The purpose of this study was to assess if the optimal control strategy against foot-and-mouth disease (FMD) spread is invariant to structural development in Danish livestock until 2030. The DTU-DADS model as presented by Halasa et al. uses demographic information of all farms including their location, size, and production type. The main challenge was to predict the demographic data. Based on data for all herds with animals susceptible to FMD in the Central Husbandry Registry from 1999 to 2010 and supplementary data for swine herds from Danish Agriculture & Food Council (2002 to 2009), all farms were classified by production type and size each year. A total of 88 classes were used. For each species group (cattle, swine, and sheep and goat) a transition probability matrix (TPM) was estimated based on the ten year to year transitions. It was hypothesized that there might be regional differences. This was assessed by dividing Denmark into 7 regions, counting all transitions per region, and comparing these counts to the country wide counts using a Chisq test. Due to the regionalization, some of the less populated size categories were merged to reduce noise. All regions were found to have significantly different TPMs. These TPMs were used in a Markov chain to predict the distribution of farms in year 2030. However, the predictions were unrealistic as far too many farms opened – since all closed farms were allowed to reopen. It was decided to make the closed state a terminal state and make an independent prediction of how many farms should open each year. The best model was a log-linear model for each region. The combined result is a reduction from 51,031 herds in 2007 to 14,126 farms in 2030 with larger average size.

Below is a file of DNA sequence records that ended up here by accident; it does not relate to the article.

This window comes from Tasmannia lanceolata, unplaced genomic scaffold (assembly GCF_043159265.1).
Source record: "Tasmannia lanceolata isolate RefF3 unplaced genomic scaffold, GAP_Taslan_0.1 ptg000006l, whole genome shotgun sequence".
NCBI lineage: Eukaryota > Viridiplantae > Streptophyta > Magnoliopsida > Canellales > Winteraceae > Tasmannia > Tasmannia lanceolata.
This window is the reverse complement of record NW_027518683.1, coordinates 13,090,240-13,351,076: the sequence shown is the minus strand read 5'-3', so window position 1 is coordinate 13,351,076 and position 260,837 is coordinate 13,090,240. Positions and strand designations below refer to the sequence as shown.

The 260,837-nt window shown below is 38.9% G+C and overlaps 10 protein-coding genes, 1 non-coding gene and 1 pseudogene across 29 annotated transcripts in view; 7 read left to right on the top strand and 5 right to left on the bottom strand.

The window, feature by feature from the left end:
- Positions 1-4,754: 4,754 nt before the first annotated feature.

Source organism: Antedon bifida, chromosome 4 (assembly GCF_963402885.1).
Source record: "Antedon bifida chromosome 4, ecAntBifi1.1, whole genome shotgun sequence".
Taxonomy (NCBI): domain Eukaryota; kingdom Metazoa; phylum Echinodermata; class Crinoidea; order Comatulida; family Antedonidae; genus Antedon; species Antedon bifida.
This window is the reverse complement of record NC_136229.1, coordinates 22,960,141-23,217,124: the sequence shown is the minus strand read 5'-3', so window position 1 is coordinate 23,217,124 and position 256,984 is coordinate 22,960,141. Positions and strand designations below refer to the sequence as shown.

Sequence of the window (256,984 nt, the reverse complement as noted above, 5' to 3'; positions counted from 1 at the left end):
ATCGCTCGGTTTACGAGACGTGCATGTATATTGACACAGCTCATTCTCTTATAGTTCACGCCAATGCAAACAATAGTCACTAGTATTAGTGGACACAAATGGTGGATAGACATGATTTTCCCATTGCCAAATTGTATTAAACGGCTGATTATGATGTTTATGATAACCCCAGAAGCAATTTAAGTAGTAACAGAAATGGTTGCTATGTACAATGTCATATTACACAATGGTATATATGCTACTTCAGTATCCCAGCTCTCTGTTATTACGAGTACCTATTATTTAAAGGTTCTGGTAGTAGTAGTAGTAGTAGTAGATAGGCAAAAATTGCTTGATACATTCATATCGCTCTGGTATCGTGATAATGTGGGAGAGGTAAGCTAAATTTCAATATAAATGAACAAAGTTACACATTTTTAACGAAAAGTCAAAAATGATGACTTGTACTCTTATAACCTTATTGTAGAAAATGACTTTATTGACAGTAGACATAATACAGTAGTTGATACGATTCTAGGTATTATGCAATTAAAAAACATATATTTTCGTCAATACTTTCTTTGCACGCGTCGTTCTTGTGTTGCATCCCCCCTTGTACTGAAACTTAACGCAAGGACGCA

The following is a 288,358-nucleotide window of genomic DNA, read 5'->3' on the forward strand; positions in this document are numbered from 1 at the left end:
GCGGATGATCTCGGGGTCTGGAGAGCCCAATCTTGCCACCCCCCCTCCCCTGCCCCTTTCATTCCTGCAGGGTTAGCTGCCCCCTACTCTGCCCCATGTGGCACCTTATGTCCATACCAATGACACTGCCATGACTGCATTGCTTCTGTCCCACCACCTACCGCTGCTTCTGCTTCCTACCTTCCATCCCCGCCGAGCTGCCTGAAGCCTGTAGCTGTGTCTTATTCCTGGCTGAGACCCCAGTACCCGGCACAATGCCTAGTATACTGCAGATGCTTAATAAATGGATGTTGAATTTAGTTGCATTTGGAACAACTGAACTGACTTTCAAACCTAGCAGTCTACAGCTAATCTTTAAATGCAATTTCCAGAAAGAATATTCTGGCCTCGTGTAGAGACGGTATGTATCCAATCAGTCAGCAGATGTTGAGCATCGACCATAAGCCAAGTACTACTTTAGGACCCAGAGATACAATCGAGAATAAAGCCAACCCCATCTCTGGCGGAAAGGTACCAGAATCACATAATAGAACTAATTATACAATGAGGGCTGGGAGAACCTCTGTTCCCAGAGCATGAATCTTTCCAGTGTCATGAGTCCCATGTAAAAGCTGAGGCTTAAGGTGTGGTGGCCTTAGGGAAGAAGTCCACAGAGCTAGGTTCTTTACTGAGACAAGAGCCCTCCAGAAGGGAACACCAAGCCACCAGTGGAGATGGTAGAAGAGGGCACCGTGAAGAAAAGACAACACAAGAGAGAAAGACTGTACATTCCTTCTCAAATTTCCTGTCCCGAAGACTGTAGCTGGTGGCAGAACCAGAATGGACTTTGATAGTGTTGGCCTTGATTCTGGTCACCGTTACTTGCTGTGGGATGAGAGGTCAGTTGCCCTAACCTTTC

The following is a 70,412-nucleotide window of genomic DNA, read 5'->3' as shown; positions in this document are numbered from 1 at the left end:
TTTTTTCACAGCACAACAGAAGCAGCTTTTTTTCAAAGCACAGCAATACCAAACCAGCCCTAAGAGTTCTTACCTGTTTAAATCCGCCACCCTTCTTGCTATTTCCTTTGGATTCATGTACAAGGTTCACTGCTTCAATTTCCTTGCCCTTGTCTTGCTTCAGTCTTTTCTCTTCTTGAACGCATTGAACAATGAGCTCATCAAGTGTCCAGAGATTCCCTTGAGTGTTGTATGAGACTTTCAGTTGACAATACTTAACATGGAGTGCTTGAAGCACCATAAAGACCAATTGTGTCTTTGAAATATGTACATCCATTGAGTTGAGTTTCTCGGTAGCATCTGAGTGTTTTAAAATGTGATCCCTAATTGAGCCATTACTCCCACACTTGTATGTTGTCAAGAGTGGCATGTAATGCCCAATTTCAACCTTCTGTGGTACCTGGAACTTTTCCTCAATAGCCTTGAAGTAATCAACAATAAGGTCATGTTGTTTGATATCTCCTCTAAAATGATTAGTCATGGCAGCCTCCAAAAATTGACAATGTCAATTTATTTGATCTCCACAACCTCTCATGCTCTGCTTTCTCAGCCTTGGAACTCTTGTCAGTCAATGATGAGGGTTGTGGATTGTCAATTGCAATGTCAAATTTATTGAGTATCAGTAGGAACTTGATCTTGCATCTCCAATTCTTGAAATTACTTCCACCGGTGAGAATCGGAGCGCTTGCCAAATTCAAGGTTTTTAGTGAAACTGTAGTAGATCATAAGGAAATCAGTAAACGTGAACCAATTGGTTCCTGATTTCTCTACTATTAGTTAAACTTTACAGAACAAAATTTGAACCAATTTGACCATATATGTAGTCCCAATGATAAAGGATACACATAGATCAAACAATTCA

Optimizing the Control of Foot-and-mouth Disease in Denmark by Simulation: Final Report, 2012
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Closing seminar for Optimizing the control of foot-and-mouth disease in Denmark by simulation, 2012